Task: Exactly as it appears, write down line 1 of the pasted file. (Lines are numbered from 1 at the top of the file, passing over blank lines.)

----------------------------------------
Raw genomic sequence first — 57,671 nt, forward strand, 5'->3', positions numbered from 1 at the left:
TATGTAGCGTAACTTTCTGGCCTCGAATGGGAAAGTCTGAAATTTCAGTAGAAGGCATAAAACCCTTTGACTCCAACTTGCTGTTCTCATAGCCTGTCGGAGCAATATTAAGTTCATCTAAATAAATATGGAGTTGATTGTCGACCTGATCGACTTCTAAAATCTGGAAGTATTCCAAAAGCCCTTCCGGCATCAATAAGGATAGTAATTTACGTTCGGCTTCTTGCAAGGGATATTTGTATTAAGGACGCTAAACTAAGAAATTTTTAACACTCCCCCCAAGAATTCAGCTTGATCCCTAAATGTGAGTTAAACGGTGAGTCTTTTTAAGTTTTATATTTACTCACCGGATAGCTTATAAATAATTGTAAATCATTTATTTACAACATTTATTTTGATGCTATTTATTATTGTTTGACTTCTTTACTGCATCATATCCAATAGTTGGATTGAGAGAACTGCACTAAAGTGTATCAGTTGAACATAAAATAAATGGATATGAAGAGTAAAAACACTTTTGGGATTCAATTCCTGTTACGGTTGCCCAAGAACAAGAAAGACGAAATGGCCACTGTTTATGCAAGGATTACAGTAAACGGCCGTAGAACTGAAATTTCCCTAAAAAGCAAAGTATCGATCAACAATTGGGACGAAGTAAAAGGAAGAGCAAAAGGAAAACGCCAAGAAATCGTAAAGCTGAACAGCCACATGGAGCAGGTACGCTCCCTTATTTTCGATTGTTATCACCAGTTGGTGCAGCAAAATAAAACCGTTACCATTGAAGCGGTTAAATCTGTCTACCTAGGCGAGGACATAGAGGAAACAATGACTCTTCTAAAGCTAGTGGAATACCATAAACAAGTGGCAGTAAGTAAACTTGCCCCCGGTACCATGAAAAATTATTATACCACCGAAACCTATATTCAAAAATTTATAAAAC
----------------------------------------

Raw genomic sequence first — 57,671 nt, forward strand, 5'->3', positions numbered from 1 at the left: